USMC/COMBAT HELICOPTER & TILTROTOR ASSOCIATION - KIA DATABASE
Brothers (& Sisters) Killed in Action in USMC Helicopters or while assigned to USMC Helicopter or Tiltrotor Squadrons in Vietnam
691112 VMO-2 Vietnam
Incident Date 691112 VMO-2 AH-1G 68-15080+ Hostile Fire, Crash
[CREW] Henry, Howard Boyd Maj Pilot VMO-2 MAG-16 691112 (vvm 16W:064) Lofton, Joseph Alan 1stLt Co-Pilot VMO-2 MAG-16 691112 (vvm 16W:065)
HENRY HOWARD BOYD : 218285097 : USMC : MAJ : O4 : 7565 (AH-1): 36 : BALTIMORE : MD : 19691112 : hostile, crash, land : Pilot : body recovered : Quang Nam (Da Nang) :16 : 19330218 : Cauc : Protestant/married : 16W : 064 : SILVER STAR 12NOV69 : FT. ROSECRANS NATIONAL CEMETERY SECTION D SITE 84-D
LOFTON JOSEPH ALAN : 288402622 : USMCR : 1stLT : O2 : 7597 : 24 : AKRON : OH : 19691112 : hostile, crash, land : Copilot : body recovered : Quang Nam (Da Nang) :01 : 19451018 : Cauc : married : 16W : 065
From MAG-16 Command Chronologies:
"HOSTILE: 121630H Nov69. Coordinates AT 9545, Quang Nam Province, RVN. A/C providing A/C (air cover?) came under intense enemy ground fire and made force landing. Both men killed when struck by rotor blade."
2ndLt LOFTON, J. A. 0107448/7565 VMO-2 Co-pilot
Maj HENRY, H. B. 069439/7565 VMO-2 Pilot
Submitted by John Lane, researcher,
Maj. Henry (Hostage Papa) and Lt. Lofton were shot down on Nov. 12, 1969 in a AH-1G Cobra while attacking a heavy machine gun dug into the north face of the Que Son Mountains. Lt. Dumas and I (Papa 2) were attacking the same gun position.
This gun was causing considerable problems for the Marines operating in the immediate area and had a number of Marines pinned down in a bomb crater. Our attack was made generally west to east. Numerous gun runs were made without effect. After a couple of runs our weapons systems malfunctioned. The minigun and 40 mm jammed and the rockets would not launch due to an intervelometer problem. Papa sent us high and dry to the west.
From that position we watched as Papa made a couple more firing passes. Apparently, the gun was mobile and was possibly being moved in and out of a cave. We were close to the gun. Even in the relative sound proof cockpit of the Cobra the gun was clearly audible as it returned our fire.
On their last pass we radioed that they were taking hits and we could see pieces of the aircraft coming off. At about that same time, Maj. Henry radioed he was on fire. We could see what looked like a ball of fire in the exhaust but no flames were visible from the engine cowling. Lt. Dumas and I turned toward Maj. Henry and Lt. Lofton as they turned northeast. At that time, Lt. Dumas radioed there was a good emergency landing area at their 10 o'clock. I don't remember if they responded or not.
Their crash landing looked good. The Cobra appeared to be generally intact after impact. We dove down and made simulated firing passes in an attempt to keep the enemy away and to locate their exact position until we could get a '46 in to rescue them. There was no sign of them. We looked for them and we expected them to come up on guard. Nothing. A radio call went out for help and Lt. Bartlett arrived with his section of Cobras. As he arrived the H-46 landed near the burning Cobra. The crew chief found both pilots dead. The main blade had struck both of them.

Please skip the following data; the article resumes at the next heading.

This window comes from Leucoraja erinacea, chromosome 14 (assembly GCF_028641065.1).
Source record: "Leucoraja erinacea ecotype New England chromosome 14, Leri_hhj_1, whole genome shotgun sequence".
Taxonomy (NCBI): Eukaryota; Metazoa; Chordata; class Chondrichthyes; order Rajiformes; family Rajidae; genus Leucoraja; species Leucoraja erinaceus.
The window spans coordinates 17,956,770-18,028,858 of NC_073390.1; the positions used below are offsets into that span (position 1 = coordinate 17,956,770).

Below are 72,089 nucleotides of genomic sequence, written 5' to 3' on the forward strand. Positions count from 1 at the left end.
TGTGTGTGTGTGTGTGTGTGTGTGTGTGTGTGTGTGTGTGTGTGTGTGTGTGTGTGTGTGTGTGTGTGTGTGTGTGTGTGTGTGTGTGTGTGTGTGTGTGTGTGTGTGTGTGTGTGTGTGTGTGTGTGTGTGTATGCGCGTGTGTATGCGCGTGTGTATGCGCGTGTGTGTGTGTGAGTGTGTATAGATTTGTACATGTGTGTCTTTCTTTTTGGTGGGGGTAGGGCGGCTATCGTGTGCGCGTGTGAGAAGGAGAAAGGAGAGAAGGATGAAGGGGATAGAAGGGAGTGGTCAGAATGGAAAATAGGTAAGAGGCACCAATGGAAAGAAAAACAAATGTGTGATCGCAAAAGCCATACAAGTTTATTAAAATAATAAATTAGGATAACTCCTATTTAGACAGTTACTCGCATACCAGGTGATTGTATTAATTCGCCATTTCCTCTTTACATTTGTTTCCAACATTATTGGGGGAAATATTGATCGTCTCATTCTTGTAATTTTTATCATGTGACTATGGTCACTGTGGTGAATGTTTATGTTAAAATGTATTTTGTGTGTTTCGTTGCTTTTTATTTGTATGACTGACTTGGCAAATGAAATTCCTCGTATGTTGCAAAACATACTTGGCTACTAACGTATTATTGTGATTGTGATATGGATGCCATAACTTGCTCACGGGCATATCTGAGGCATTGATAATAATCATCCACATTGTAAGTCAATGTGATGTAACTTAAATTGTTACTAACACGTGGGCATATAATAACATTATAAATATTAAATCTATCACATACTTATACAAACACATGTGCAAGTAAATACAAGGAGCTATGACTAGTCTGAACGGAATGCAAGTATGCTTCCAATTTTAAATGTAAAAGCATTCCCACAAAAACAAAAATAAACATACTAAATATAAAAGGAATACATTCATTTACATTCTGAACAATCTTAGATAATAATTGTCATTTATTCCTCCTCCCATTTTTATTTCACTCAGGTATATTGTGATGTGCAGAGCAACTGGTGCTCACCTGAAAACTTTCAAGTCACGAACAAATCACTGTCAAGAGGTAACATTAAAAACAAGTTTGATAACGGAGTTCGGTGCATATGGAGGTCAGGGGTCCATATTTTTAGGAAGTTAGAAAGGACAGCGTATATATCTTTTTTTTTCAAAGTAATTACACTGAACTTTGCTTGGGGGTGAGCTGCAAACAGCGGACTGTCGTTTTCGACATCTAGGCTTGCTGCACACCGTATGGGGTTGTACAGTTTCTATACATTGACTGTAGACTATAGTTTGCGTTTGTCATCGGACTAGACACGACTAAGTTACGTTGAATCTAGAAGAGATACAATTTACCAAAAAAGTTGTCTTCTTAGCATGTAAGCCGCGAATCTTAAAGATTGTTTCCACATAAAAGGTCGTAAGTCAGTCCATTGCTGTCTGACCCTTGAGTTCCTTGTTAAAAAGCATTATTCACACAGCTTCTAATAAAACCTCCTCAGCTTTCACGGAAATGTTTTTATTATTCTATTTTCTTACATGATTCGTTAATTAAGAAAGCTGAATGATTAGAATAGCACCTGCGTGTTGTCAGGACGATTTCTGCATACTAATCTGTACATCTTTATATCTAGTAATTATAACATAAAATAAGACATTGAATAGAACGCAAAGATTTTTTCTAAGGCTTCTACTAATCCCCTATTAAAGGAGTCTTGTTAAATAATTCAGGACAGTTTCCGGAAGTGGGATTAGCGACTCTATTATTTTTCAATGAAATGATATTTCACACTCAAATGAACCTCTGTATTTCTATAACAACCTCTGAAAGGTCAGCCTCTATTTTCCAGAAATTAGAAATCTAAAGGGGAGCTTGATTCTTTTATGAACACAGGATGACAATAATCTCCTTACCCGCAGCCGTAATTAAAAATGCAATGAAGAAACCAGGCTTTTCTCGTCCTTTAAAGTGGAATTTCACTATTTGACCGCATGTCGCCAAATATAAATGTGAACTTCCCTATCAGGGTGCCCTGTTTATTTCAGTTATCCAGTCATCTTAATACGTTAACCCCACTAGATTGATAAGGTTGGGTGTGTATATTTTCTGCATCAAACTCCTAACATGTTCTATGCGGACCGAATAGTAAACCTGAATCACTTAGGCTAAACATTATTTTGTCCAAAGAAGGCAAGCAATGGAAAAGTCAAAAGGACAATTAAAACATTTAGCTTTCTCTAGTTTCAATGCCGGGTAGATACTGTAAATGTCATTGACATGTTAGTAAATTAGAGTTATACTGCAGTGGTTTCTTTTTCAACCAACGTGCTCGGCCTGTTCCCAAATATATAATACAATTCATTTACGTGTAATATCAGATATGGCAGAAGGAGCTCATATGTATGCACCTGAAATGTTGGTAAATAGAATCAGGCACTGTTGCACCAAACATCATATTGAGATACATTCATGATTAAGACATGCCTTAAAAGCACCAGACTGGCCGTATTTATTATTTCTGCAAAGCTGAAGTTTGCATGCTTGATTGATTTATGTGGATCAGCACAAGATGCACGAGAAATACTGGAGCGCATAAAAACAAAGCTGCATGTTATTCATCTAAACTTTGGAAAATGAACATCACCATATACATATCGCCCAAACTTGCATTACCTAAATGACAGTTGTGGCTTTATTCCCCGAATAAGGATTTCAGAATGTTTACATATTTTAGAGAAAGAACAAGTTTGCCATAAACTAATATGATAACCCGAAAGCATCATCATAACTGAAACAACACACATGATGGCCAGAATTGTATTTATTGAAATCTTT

Years later I found a picture of the crash site with the '46 on the ground next to the Cobra. In 1970, while being relieved as Officer of the Day at MCB Camp Pendleton, my relief was the Lt. that was among the Marines trapped in that bomb crater. Submitted by Deane K. Swickard, Co-pilot in –2 [second aircraft
I was on the ground when I observed the incident. Never knew the outcome or who the Crew Marines were. I will always remember them in their unselfish dedication during the incident on November 12,1969.
I was with Delta 1/7, 3rd Plt. I was lifted out the following morning with other WIA's and KIA's. Submitted by Rodney Sharp, Marine with D 1/7
I remember the incident well. We flew into the zone to medevac Marines. The approach into the zone was uneventful. We stayed on the ground, behind trees, several minutes while the medevacs were loaded. As we left the zone the gunships again attacked the machine gun. As intended the Cobras took the brunt of the fire. They did one HELL of a job, flying directly at the Machine Gun, then pulling off for the next bird to run at it. As we cleared the area one of the Cobras was hit and began to trail smoke. Directed by his wing man to a landing zone, as the wounded Cobra was landing we were turning 90 to pick them up. After several minutes waiting for them we sent our Crew Chief and others to find them. After the C/C failed to locate them. One of the wingmen flew over the downed A/C and said "They are laying in the grass at (3 or 9) o'clock". Our Crew Chief, with help, picked the crew members up and brought them onboard. Submitted by 1LT Steve Wistrand, copilot CH46 medevac and in zone with down Cobra